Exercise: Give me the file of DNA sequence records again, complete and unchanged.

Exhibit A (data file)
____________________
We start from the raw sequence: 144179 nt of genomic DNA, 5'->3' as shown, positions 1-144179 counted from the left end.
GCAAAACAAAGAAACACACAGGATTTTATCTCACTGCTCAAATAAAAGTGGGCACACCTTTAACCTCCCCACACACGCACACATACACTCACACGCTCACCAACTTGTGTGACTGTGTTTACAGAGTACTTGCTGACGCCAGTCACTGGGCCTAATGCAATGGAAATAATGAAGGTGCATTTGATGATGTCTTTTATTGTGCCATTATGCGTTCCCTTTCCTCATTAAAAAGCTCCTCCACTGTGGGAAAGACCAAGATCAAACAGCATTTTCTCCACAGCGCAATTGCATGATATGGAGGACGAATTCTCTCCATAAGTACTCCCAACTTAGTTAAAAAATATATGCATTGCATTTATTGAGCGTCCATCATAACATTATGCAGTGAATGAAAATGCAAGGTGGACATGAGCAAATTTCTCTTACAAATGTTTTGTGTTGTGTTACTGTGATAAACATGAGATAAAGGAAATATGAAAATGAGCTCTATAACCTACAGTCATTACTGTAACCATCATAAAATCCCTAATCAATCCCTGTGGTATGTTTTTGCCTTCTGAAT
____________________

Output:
We start from the raw sequence: 144179 nt of genomic DNA, 5'->3' as shown, positions 1-144179 counted from the left end.
GCAAAACAAAGAAACACACAGGATTTTATCTCACTGCTCAAATAAAAGTGGGCACACCTTTAACCTCCCCACACACGCACACATACACTCACACGCTCACCAACTTGTGTGACTGTGTTTACAGAGTACTTGCTGACGCCAGTCACTGGGCCTAATGCAATGGAAATAATGAAGGTGCATTTGATGATGTCTTTTATTGTGCCATTATGCGTTCCCTTTCCTCATTAAAAAGCTCCTCCACTGTGGGAAAGACCAAGATCAAACAGCATTTTCTCCACAGCGCAATTGCATGATATGGAGGACGAATTCTCTCCATAAGTACTCCCAACTTAGTTAAAAAATATATGCATTGCATTTATTGAGCGTCCATCATAACATTATGCAGTGAATGAAAATGCAAGGTGGACATGAGCAAATTTCTCTTACAAATGTTTTGTGTTGTGTTACTGTGATAAACATGAGATAAAGGAAATATGAAAATGAGCTCTATAACCTACAGTCATTACTGTAACCATCATAAAATCCCTAATCAATCCCTGTGGTATGTTTTTGCCTTCTGAAT